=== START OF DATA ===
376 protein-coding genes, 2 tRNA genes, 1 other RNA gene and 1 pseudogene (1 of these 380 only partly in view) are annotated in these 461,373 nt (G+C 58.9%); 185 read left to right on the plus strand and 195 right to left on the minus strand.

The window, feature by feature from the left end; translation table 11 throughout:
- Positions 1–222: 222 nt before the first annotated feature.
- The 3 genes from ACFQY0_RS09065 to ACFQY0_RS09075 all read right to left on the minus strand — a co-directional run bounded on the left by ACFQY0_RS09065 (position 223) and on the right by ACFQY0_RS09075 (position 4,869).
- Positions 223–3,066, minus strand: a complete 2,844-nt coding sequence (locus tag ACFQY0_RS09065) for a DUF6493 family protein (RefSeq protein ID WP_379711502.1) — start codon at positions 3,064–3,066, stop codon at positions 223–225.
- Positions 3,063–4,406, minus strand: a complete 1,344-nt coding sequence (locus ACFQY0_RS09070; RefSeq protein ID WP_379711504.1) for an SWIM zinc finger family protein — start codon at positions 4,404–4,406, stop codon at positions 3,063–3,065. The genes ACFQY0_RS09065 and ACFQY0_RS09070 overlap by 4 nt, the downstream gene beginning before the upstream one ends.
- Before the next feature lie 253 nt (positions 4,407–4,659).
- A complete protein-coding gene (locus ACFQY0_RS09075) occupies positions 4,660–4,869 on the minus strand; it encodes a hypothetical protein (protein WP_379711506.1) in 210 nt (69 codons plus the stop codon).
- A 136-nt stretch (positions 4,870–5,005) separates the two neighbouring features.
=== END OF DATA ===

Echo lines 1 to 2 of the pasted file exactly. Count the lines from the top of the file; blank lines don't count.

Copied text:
376 protein-coding genes, 2 tRNA genes, 1 other RNA gene and 1 pseudogene (1 of these 380 only partly in view) are annotated in these 461,373 nt (G+C 58.9%); 185 read left to right on the plus strand and 195 right to left on the minus strand.

The window, feature by feature from the left end; translation table 11 throughout: